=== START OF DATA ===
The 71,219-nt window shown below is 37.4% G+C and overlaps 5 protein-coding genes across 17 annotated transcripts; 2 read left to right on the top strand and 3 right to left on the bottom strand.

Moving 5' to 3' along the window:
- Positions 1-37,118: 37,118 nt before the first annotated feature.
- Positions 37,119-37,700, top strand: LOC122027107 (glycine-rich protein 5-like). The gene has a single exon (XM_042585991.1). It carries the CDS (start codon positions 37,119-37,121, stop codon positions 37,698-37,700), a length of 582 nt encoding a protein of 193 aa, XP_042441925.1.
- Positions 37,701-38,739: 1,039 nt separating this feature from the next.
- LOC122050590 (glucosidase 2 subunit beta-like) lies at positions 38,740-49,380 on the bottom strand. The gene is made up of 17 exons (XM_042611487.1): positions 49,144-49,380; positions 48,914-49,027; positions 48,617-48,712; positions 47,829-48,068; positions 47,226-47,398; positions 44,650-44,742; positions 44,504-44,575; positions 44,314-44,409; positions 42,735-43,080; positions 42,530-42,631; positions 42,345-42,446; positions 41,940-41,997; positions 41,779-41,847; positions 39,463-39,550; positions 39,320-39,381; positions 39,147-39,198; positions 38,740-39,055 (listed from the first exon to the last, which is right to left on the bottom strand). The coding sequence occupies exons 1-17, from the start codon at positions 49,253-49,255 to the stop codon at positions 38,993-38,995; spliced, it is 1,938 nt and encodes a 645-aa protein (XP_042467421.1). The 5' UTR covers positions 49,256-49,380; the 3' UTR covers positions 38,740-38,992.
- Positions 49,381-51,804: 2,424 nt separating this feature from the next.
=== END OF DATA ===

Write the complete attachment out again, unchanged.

The 71,219-nt window shown below is 37.4% G+C and overlaps 5 protein-coding genes across 17 annotated transcripts; 2 read left to right on the top strand and 3 right to left on the bottom strand.

Moving 5' to 3' along the window:
- Positions 1-37,118: 37,118 nt before the first annotated feature.
- Positions 37,119-37,700, top strand: LOC122027107 (glycine-rich protein 5-like). The gene has a single exon (XM_042585991.1). It carries the CDS (start codon positions 37,119-37,121, stop codon positions 37,698-37,700), a length of 582 nt encoding a protein of 193 aa, XP_042441925.1.
- Positions 37,701-38,739: 1,039 nt separating this feature from the next.
- LOC122050590 (glucosidase 2 subunit beta-like) lies at positions 38,740-49,380 on the bottom strand. The gene is made up of 17 exons (XM_042611487.1): positions 49,144-49,380; positions 48,914-49,027; positions 48,617-48,712; positions 47,829-48,068; positions 47,226-47,398; positions 44,650-44,742; positions 44,504-44,575; positions 44,314-44,409; positions 42,735-43,080; positions 42,530-42,631; positions 42,345-42,446; positions 41,940-41,997; positions 41,779-41,847; positions 39,463-39,550; positions 39,320-39,381; positions 39,147-39,198; positions 38,740-39,055 (listed from the first exon to the last, which is right to left on the bottom strand). The coding sequence occupies exons 1-17, from the start codon at positions 49,253-49,255 to the stop codon at positions 38,993-38,995; spliced, it is 1,938 nt and encodes a 645-aa protein (XP_042467421.1). The 5' UTR covers positions 49,256-49,380; the 3' UTR covers positions 38,740-38,992.
- Positions 49,381-51,804: 2,424 nt separating this feature from the next.